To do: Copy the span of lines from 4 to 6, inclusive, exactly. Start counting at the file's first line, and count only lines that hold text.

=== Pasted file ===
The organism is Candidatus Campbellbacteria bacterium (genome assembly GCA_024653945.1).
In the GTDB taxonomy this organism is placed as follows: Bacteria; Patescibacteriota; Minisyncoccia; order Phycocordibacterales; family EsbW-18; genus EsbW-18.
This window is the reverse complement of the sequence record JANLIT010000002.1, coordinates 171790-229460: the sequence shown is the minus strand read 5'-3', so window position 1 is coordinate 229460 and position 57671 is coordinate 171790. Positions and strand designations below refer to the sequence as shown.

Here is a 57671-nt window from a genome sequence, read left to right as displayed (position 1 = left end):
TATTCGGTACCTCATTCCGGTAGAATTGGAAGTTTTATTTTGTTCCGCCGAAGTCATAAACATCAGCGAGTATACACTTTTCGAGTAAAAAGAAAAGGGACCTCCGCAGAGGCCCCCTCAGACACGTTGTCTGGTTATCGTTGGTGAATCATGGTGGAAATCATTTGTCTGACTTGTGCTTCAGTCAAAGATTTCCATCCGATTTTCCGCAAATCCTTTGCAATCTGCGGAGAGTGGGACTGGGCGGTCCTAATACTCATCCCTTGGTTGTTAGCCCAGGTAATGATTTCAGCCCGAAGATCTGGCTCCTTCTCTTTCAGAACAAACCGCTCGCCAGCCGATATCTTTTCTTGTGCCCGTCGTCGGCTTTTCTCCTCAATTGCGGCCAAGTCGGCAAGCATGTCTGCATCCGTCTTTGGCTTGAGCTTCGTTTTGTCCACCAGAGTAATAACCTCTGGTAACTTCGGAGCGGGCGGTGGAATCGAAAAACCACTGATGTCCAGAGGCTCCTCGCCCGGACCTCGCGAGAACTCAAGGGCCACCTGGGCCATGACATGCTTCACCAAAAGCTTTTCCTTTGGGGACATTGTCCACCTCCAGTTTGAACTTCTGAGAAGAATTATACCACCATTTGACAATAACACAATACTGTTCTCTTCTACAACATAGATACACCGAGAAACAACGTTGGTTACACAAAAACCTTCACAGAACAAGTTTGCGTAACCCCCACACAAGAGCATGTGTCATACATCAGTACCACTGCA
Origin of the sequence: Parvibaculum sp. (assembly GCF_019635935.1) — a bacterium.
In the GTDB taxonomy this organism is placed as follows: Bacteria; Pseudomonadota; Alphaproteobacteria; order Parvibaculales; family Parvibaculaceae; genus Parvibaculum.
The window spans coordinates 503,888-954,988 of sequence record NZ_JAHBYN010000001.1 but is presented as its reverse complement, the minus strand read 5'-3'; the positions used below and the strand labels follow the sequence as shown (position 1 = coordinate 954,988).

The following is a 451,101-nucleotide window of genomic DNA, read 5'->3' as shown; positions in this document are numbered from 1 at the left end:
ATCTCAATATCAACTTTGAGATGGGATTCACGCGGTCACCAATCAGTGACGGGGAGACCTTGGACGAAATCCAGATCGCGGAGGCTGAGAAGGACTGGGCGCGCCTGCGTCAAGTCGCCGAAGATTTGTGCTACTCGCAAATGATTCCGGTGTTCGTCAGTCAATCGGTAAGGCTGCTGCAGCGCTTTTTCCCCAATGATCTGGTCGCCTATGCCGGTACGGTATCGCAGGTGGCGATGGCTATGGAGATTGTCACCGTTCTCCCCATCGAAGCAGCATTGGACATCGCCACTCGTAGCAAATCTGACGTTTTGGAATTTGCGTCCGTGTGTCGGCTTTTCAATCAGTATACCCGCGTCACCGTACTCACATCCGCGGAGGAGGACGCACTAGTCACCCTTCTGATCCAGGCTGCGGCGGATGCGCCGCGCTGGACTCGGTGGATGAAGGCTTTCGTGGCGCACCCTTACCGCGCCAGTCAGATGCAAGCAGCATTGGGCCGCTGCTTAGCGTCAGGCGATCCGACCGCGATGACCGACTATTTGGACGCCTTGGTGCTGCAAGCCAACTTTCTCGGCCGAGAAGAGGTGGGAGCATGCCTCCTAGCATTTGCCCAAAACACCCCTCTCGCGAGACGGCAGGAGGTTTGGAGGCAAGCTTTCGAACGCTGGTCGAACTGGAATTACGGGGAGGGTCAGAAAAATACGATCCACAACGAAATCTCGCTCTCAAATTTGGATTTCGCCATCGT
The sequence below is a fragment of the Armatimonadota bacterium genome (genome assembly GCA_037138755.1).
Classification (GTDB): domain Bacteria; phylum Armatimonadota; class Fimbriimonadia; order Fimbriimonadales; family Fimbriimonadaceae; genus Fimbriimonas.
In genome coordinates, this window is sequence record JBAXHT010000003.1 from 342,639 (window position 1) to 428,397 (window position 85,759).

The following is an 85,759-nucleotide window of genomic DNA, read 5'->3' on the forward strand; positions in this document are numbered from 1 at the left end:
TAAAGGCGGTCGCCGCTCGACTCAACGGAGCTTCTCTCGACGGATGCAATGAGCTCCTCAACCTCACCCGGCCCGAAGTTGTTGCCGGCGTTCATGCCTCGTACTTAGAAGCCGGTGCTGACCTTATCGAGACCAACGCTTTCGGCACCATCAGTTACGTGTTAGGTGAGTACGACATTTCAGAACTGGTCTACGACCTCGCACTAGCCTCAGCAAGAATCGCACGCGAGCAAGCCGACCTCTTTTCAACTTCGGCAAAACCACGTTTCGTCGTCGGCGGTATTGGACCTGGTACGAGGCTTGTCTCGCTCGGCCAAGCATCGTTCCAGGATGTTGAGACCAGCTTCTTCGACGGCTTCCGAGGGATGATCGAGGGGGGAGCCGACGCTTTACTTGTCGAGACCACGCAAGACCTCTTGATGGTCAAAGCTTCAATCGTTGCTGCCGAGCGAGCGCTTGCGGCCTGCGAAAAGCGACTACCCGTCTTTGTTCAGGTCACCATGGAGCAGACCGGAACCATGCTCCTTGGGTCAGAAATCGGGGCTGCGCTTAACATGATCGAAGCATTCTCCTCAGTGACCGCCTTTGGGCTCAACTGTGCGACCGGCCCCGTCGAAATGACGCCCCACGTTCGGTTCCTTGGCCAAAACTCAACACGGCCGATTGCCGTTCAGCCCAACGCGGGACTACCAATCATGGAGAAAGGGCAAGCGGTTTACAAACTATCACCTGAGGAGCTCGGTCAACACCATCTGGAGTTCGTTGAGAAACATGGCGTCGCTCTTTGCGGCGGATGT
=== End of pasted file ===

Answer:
Here is a 57671-nt window from a genome sequence, read left to right as displayed (position 1 = left end):
TATTCGGTACCTCATTCCGGTAGAATTGGAAGTTTTATTTTGTTCCGCCGAAGTCATAAACATCAGCGAGTATACACTTTTCGAGTAAAAAGAAAAGGGACCTCCGCAGAGGCCCCCTCAGACACGTTGTCTGGTTATCGTTGGTGAATCATGGTGGAAATCATTTGTCTGACTTGTGCTTCAGTCAAAGATTTCCATCCGATTTTCCGCAAATCCTTTGCAATCTGCGGAGAGTGGGACTGGGCGGTCCTAATACTCATCCCTTGGTTGTTAGCCCAGGTAATGATTTCAGCCCGAAGATCTGGCTCCTTCTCTTTCAGAACAAACCGCTCGCCAGCCGATATCTTTTCTTGTGCCCGTCGTCGGCTTTTCTCCTCAATTGCGGCCAAGTCGGCAAGCATGTCTGCATCCGTCTTTGGCTTGAGCTTCGTTTTGTCCACCAGAGTAATAACCTCTGGTAACTTCGGAGCGGGCGGTGGAATCGAAAAACCACTGATGTCCAGAGGCTCCTCGCCCGGACCTCGCGAGAACTCAAGGGCCACCTGGGCCATGACATGCTTCACCAAAAGCTTTTCCTTTGGGGACATTGTCCACCTCCAGTTTGAACTTCTGAGAAGAATTATACCACCATTTGACAATAACACAATACTGTTCTCTTCTACAACATAGATACACCGAGAAACAACGTTGGTTACACAAAAACCTTCACAGAACAAGTTTGCGTAACCCCCACACAAGAGCATGTGTCATACATCAGTACCACTGCA
Origin of the sequence: Parvibaculum sp. (assembly GCF_019635935.1) — a bacterium.